Launch Of NASA's Newest Planet-Hunting Spacecraft Delayed


The launch of the new NASA's TESS (Transit Exoplanet Survey Satellite) TESS (Space Shuttle Space Telescope), which will only search for exoplanets, is scheduled tonight.

To boldly go where no observatory has gone before (in orbit), TESS will be hitching a lift on a SpaceX Falcon 9 rocket and so far, the run up to the launch has been textbook.

She told reporters on the eve of the launch: 'It was created to look at 150,000 stars in a fairly wide field of view without blinking, for four years.

NASA TV and SpaceX both will be live streaming the launch of the satellite.

"We can start to find out, how does planet occurrence vary as a function of the type of star and the age of the star?"

The satellite will look for transits or occasional light-blocking events that result due to the presence of a planet orbiting a star, according to a statement from NASA.

NASA's newest planet hunter, TESS, will look around the brightest stars closest to our solar system for new worlds.

The TESS satellite will survey the sky in search of small dips in the light emanating from nearby stars.

"TESS is a bridge between what we have already learned about exoplanets and what we will learn in the future", said Jeff Volosin, project director at NASA's Goddard Space Flight Center. The spacecraft will revolve around the Earth every two weeks, in a 2:1 resonance with our planet's natural satellite; for every orbit the moon makes, the spacecraft will complete two. Kepler found a massive trove of exoplanets by focusing on one patch of sky, which contained about 150,000 stars like the Sun. One of the many incredible things that Kepler told us is that planets are everywhere and there are all kinds of planets out there. Scientists expect to discover thousands of planets that, over time, will undergo further scrutiny by powerful telescopes in space and on Earth. After its two-year mission, TESS will be replaced by the James Webb Space Telescope, a space telescope scheduled to launch in May 2020. He is interested in the variations in brightness of the stars that will be observed by Tess.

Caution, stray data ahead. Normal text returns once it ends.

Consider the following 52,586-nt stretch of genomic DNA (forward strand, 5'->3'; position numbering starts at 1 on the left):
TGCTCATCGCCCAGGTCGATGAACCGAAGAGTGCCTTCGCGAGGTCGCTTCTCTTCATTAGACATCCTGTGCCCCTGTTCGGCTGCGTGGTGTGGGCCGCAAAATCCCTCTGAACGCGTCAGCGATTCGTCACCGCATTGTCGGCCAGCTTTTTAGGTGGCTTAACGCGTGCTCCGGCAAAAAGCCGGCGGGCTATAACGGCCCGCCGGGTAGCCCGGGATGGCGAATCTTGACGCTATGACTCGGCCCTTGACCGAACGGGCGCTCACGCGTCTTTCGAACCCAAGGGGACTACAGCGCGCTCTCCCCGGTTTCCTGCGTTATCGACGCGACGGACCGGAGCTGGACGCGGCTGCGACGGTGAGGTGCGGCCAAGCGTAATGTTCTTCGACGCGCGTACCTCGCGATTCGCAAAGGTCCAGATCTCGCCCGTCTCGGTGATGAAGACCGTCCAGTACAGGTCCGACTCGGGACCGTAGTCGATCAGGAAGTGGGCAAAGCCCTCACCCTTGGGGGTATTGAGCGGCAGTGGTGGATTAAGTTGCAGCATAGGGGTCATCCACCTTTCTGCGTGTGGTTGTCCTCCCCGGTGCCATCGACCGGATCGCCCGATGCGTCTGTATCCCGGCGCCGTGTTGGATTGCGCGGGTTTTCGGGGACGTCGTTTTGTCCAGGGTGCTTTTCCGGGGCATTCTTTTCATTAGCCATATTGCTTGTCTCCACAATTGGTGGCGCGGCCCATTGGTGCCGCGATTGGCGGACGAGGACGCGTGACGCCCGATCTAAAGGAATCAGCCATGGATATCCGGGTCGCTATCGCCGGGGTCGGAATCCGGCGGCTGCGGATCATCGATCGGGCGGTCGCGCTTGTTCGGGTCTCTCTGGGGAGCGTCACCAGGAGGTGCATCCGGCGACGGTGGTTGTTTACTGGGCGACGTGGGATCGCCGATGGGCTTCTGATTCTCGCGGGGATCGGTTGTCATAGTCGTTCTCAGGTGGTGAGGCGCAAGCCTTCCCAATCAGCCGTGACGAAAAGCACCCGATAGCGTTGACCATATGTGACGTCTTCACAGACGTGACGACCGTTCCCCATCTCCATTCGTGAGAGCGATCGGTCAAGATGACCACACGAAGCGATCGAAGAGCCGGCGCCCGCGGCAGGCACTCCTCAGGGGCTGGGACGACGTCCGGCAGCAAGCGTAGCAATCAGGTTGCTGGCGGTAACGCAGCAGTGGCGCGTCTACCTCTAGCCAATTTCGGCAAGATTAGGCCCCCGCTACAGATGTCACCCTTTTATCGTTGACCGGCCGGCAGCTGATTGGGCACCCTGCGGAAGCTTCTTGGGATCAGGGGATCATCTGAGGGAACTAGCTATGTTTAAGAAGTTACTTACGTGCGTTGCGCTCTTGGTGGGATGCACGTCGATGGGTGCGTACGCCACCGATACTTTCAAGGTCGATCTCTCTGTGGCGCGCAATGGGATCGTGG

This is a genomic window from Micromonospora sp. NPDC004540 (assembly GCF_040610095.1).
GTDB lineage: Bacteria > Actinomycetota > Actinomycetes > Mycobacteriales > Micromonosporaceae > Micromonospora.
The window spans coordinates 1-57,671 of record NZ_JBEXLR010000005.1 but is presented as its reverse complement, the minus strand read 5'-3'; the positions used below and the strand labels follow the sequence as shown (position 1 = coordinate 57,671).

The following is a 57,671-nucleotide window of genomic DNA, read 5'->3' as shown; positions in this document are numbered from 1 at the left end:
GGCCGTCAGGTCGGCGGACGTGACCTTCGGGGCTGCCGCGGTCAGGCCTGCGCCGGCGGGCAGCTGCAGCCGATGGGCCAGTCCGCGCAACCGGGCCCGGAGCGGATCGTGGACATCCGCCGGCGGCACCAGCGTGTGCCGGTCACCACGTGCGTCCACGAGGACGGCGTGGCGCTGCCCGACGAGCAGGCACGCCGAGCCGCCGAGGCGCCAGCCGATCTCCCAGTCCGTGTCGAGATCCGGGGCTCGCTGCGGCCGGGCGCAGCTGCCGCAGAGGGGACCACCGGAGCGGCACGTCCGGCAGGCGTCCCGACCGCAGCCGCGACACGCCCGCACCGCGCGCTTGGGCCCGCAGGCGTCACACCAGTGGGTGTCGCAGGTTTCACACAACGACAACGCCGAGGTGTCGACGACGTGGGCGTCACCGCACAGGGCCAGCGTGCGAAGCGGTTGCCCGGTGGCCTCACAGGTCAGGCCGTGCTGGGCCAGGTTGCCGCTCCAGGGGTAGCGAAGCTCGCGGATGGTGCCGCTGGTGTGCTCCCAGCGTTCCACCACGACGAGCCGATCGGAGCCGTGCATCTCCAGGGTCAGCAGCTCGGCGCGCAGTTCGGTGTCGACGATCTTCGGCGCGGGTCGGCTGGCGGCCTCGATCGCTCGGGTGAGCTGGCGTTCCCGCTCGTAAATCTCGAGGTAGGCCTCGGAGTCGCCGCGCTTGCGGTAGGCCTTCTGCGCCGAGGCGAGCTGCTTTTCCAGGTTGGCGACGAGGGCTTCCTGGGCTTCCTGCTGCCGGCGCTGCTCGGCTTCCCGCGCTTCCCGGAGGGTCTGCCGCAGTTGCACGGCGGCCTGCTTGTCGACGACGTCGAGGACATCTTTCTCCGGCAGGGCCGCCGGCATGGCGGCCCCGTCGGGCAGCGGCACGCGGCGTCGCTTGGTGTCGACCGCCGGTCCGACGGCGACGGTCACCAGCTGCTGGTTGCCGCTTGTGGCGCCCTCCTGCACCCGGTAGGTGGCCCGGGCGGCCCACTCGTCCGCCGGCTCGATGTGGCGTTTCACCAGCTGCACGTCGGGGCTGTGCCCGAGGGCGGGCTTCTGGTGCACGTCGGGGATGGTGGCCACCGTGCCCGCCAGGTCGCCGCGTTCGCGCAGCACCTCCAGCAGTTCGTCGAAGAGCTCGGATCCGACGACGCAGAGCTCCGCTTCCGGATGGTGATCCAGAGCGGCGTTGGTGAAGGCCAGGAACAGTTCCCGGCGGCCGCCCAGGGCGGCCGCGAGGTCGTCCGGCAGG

Further follow-ups on potentially habitable planets could be done using more powerful telescopes, such as NASA's yet-to-be-launched James Webb Space Telescope, which is created to analyze alien atmospheres and help scientists look for potential signs of life.

Scientists at MIT who planned the mission say they could discover thousands of new worlds within 24 months - including 50 Earth-size planets that might be habitable to aliens.

When active, TESS will collect 27GB of scientific data every day before being put through NASA's specialist algorithms, which are created to clean up the signal to remove any background interference.